But more recent research, including detailed studies emerging from top universities, suggests the reasons may be far simpler: far fewer girls play chess compared to boys. There are fewer role models for them, and the number who play, in terms of ratio, corresponds with those who rise to high levels of achievement. Social conditioning has a great deal to do with the choice of pursuits taken up when children are young.
The debate and the research continue. But certainly we see evidence of ‘conditioning’ everywhere. The phenomenon is global – we have picked up from it, and possibly added dimensions from our own traditions to it.
At a recent chess tournament for school age children in Lahore open surprise was expressed by some present over the number of girls present on the team of a co-ed school. The girls, who had no doubt they were as skilled as their male counterparts, outplayed many of them. They had never been conditioned to believe they were any less competent.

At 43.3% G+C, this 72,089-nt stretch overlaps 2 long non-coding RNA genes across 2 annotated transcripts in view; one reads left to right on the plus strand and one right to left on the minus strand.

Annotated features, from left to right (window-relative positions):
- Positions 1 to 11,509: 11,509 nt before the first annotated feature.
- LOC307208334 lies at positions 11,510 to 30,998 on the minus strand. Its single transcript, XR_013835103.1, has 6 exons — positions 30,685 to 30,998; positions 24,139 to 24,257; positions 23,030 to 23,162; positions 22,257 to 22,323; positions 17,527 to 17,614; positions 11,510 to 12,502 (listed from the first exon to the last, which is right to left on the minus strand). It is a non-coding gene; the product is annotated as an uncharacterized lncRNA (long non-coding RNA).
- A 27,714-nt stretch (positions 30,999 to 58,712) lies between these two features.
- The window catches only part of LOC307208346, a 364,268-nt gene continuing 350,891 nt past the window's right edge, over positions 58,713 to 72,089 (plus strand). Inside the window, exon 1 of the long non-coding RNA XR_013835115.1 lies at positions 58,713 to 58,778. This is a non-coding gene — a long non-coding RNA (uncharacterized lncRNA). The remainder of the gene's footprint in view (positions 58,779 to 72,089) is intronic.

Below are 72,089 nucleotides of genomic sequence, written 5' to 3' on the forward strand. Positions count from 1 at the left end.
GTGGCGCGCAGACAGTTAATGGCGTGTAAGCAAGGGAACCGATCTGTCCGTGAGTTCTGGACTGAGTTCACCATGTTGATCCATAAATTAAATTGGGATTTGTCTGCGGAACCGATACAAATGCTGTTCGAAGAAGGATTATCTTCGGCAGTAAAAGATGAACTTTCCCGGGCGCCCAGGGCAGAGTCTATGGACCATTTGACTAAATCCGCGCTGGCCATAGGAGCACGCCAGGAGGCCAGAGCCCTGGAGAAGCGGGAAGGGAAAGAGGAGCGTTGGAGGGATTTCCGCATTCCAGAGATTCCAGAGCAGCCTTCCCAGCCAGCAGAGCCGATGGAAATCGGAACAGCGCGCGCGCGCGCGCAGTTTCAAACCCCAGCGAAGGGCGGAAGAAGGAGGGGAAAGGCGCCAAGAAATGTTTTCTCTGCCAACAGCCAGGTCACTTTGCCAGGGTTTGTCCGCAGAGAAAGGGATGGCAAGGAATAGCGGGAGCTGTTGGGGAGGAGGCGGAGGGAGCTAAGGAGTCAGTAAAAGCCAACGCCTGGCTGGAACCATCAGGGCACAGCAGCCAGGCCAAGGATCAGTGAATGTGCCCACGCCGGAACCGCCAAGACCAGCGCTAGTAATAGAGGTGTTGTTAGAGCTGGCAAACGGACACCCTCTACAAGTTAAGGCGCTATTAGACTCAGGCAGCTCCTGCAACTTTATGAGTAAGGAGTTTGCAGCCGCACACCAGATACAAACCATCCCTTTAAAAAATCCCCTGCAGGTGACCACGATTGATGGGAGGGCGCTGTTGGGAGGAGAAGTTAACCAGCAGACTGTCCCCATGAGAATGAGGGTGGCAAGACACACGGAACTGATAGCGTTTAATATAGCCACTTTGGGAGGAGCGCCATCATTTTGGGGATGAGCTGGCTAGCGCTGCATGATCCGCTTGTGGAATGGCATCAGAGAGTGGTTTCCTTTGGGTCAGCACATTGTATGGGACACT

The issue goes further than that. An informal study on girls and mathematics in Lahore found that much depended on levels of confidence and expectations. The issue has again been researched in depth internationally, with some fascinating findings emerging. Girls in Singapore and China for example equal boys of the same age in mathematical ability. In the US that is less frequently the case, and the very deliberate, commercialised, commodified creation of ‘girlhood’ with its specific mode of clothing, its focus on certain activities and its pre-set expectations is evidently a reason for this.